We’re living through the fourth industrial revolution (or “Industry 4.0”), a revolution that’s defined by wave upon wave of new technologies that combine the physical and digital worlds. You’ve no doubt noticed the plethora of “smart” physical devices – everything from watches to speakers to fridges – that are now connected to the internet. That’s Industry 4.0 in action. And it’s all underpinned by data. Data is the fuel that powers this new age of constant technological breakthroughs.
As such, data is now a prized business asset. This means data literacy – the basic ability to understand and use data – is a vital workplace skill for people in all sorts of roles. To put it another way, organizations big and small will need data-literate individuals who can confidently work with data.
In an average business context, data literacy generally means being able to:
- Access appropriate data – as in, knowing how and where to access the data needed to do your job and make informed decisions.
- Work with data – which may include creating data, gathering data, managing data to ensure it stays up to date, and of course, keeping data safe.
- Find meaning in the numbers – I’m not talking about being an expert data scientist. Rather, this is all about understanding what the data is telling you, typically by using business analytics tools to uncover insights from the data and identify business opportunities.
- Communicate those insights to others in the business – if you want to turn insights into action, you must be able to communicate key messages from the data to decision-makers within the business.
One study by Accenture highlights the stark reality of data literacy in the business world; while 75 percent of C-suite execs believe that all or most of their employees have the ability to work with data proficiently, only 21 percent of employees (across a variety of roles) were actually confident in their data literacy skills. Clearly, something is going wrong here.
The good news is that there are plenty of ways you as an individual can boost your data literacy skills. Here are eight steps to get you started:
1. First thing’s first, if your employer doesn’t have a data literacy training program (and really, these days, every business should), encourage them to create one. This article on why data literacy matters to every business will help you make a compelling case for organization-wide data literacy training.
2. If organizational training isn’t an option, there are also many online courses that will help you navigate data – covering everything from basic data skills to advanced machine learning skills. A good starting point is to check out education platforms like Coursera and Udemy, as well as the excellent learning resources from the Data Literacy Project. You’ll also find specific data literacy courses for different industries, such as healthcare (Coursera, for example, has a course on healthcare data literacy).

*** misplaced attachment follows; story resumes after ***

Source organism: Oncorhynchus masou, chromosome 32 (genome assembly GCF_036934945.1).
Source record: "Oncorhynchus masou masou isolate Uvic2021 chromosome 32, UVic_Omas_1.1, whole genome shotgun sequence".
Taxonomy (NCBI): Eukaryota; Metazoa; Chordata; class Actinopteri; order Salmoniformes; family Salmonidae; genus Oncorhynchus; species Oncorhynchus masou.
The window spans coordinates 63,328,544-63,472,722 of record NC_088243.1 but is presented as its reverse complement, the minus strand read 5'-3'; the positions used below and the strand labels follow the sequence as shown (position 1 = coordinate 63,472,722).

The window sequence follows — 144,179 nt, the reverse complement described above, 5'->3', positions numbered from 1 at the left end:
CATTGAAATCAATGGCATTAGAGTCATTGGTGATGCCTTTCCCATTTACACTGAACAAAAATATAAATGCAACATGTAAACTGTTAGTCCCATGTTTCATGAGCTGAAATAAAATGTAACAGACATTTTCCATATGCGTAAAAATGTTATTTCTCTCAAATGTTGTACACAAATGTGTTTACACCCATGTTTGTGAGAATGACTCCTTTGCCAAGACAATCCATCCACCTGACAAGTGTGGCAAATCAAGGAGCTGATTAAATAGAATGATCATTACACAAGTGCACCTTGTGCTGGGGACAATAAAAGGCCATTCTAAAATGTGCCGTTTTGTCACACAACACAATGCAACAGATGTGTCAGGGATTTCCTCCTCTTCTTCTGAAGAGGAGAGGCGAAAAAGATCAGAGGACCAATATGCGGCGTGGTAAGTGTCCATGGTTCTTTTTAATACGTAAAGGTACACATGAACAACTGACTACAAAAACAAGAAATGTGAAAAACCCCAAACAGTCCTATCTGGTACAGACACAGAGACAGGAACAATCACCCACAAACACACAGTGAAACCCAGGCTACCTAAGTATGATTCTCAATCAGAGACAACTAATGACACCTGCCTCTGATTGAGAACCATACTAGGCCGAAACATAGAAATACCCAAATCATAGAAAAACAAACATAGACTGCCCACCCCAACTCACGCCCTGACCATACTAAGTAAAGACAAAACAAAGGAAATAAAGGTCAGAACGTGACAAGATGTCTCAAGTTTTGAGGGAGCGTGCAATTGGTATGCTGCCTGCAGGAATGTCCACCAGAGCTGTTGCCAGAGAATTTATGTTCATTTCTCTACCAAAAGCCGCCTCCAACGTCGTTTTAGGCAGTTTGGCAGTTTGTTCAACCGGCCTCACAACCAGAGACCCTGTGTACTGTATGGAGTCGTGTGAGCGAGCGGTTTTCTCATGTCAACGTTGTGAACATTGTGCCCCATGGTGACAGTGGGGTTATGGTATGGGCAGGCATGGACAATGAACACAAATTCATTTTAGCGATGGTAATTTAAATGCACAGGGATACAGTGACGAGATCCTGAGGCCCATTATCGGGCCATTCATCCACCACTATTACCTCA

3. I’d also recommend taking a basic statistics course, as this will help you understand the foundations of data and analytics, and a basic data visualization course, as this will help you communicate insights from data to others in the business.
4. Meanwhile, get comfortable using data by delving into your company’s datasets (using whatever management dashboards or business intelligence tools your company has). Just dive in and have a go – for example, pulling up various different reports for different time periods. And if you don’t have access to data in your role, ask for it.
5. Find a data mentor. This doesn’t have to be a data professional (although if you can make friends with a data scientist within your organization, go for it!) – it could just be someone who is confident mining the company’s reporting systems and using numbers to back up their decision making. Someone who bases their actions on solid information, not just gut feelings.
6. If you’re wary of data or simply “not a numbers person,” try to focus on the benefits of using data in your role. For example, data can help you understand your target audience, spot gaps in the market, make better decisions, underpin your presentations with hard facts, and impress your bosses.
7. Blindly following data is never a good idea, so learn to question whatever data you’re working with. Good questions to ask include “Where has this data come from?” “Is this data valid?” and “Is the data biased?” There are many fascinating – and downright alarming – examples of bias in data and artificial intelligence, and I recommend reading up on the topic. This will help you question your company’s data and ensure that decisions are being made based on data that’s accurate and fair.
8. Finally, don’t let fear or hesitancy around data stop you from becoming data literate. I get that data makes many people nervous, but data literacy will be one of the most precious skills in the workplaces of the future, and burying your head in the sand isn’t going to change that. So find a way to take the fear out of data and treat it as a normal part of your working life. Some people like to do this by reading whatever they can get their hands on until the topic becomes normalized. Others prefer to just dive in and learn as they go. The important thing is to not let fear or hesitancy hold you back. It’s just data!